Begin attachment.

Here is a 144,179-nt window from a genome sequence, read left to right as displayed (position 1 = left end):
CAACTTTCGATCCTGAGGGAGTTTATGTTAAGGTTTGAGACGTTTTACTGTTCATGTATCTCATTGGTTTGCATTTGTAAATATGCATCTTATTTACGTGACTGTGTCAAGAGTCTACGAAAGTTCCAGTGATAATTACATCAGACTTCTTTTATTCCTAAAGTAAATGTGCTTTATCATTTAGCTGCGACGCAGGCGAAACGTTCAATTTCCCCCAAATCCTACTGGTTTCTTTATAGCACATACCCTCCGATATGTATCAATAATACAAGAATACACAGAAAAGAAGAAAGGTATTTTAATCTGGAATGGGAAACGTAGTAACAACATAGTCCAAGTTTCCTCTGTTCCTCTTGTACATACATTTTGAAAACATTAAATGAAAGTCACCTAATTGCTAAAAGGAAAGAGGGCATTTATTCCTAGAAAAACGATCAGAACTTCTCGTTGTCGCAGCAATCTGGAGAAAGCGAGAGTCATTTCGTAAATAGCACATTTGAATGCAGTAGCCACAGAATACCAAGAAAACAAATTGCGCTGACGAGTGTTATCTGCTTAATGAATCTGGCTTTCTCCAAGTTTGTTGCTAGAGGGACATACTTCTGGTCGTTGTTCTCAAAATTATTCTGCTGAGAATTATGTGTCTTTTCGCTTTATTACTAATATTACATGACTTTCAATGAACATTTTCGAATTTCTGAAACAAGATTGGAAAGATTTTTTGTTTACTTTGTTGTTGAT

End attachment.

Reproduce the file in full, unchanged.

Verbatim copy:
Here is a 144,179-nt window from a genome sequence, read left to right as displayed (position 1 = left end):
CAACTTTCGATCCTGAGGGAGTTTATGTTAAGGTTTGAGACGTTTTACTGTTCATGTATCTCATTGGTTTGCATTTGTAAATATGCATCTTATTTACGTGACTGTGTCAAGAGTCTACGAAAGTTCCAGTGATAATTACATCAGACTTCTTTTATTCCTAAAGTAAATGTGCTTTATCATTTAGCTGCGACGCAGGCGAAACGTTCAATTTCCCCCAAATCCTACTGGTTTCTTTATAGCACATACCCTCCGATATGTATCAATAATACAAGAATACACAGAAAAGAAGAAAGGTATTTTAATCTGGAATGGGAAACGTAGTAACAACATAGTCCAAGTTTCCTCTGTTCCTCTTGTACATACATTTTGAAAACATTAAATGAAAGTCACCTAATTGCTAAAAGGAAAGAGGGCATTTATTCCTAGAAAAACGATCAGAACTTCTCGTTGTCGCAGCAATCTGGAGAAAGCGAGAGTCATTTCGTAAATAGCACATTTGAATGCAGTAGCCACAGAATACCAAGAAAACAAATTGCGCTGACGAGTGTTATCTGCTTAATGAATCTGGCTTTCTCCAAGTTTGTTGCTAGAGGGACATACTTCTGGTCGTTGTTCTCAAAATTATTCTGCTGAGAATTATGTGTCTTTTCGCTTTATTACTAATATTACATGACTTTCAATGAACATTTTCGAATTTCTGAAACAAGATTGGAAAGATTTTTTGTTTACTTTGTTGTTGAT